Bix at Fanatic Cook has a post on calcium and dairy consumption as regards to protection against broken hips from thin bones (osteoporosis). Or rather the lack of protection!
I’ve worried before that most paleo diets could be deficient in calcium because they don’t include milk products. Osteoporosis in adults or inadequate bone growth in kids are about the only significant problems you might see if that’s the case.
Bix quotes Harvard professor and pediatrician Dr. David Ludwig:
“Humans have no nutritional requirement for animal milk, an evolutionary recent addition to diet. Anatomically modern humans presumably achieved adequate nutrition for millennia before domestication of dairy animals, and many populations throughout the world today consume little or no milk for biological reasons (lactase deficiency), lack of availability, or cultural preferences.
Adequate dietary calcium for bone health, often cited as the primary rationale for high intake of milk, can be obtained from many other sources. Indeed, the recommended levels of calcium intake in the United States, based predominately on balance studies of 3 weeks or less, likely overestimate actual requirements and greatly exceed recommended intakes in the United Kingdom.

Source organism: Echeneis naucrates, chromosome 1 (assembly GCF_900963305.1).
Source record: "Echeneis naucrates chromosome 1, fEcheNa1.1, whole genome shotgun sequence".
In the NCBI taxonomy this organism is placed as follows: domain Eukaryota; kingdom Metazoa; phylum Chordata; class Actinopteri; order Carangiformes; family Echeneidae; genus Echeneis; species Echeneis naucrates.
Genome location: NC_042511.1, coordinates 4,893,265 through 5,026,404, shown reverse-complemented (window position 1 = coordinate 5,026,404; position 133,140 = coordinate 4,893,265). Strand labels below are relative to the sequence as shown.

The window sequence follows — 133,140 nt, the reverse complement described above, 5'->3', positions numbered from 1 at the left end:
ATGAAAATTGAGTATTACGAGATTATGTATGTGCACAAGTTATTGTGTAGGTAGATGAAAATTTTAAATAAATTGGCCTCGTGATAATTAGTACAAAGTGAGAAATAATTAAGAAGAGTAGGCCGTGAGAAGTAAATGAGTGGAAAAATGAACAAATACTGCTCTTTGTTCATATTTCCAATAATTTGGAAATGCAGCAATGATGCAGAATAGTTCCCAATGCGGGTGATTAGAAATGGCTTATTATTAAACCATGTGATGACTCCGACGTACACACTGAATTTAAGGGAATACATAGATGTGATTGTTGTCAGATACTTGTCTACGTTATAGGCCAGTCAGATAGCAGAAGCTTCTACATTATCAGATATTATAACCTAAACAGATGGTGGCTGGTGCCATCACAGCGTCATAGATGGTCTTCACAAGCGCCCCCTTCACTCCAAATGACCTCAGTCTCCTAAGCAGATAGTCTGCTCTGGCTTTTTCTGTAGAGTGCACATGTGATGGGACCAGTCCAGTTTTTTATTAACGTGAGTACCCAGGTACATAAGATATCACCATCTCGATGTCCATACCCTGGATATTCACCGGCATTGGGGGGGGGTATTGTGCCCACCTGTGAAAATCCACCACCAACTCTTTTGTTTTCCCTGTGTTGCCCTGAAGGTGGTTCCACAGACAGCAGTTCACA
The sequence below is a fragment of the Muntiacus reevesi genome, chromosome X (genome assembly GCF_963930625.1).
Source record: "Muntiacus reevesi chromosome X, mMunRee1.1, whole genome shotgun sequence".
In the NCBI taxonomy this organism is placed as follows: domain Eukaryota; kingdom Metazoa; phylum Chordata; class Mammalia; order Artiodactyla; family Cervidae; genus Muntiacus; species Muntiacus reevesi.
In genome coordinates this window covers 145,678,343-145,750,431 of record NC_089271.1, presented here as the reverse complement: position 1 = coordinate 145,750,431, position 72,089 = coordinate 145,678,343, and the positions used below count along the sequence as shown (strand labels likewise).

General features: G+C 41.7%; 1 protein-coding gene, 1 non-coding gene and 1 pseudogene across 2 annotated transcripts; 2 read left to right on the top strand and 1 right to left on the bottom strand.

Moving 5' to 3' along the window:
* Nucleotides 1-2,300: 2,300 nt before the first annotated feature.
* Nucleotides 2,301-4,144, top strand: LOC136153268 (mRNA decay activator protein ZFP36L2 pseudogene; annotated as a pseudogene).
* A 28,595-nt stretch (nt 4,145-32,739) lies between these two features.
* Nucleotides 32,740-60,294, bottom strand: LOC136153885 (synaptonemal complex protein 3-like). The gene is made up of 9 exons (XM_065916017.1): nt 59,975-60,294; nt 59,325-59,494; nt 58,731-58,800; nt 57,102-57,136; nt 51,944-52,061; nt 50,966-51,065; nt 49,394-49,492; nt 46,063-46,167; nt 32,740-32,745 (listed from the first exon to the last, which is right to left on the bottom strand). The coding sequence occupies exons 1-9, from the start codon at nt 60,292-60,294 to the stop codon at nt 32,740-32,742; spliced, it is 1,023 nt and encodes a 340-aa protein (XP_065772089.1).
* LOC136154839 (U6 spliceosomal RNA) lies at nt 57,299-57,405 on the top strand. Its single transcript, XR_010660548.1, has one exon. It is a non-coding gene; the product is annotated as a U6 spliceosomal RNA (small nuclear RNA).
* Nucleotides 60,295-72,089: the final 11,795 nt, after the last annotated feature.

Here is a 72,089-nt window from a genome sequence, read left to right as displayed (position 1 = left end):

Throughout the world, bone fracture rates tend to be lower in countries that do not consume milk compared with those that do. Moreover, milk consumption does not protect against fracture in adults, according to a recent meta-analysis.”
People with a high-quality diet — those who get adequate protein, vitamin D and calcium from things like leafy greens, legumes, nuts and seeds — may get little or no added nutritional benefit from consuming three servings of dairy a day, Ludwig argues.
Hmmm. Wonder how he feels about grains. Sounds paleoish so far.
I’m just about ready to stop worrying about calcium.
Steve Parker, M.D.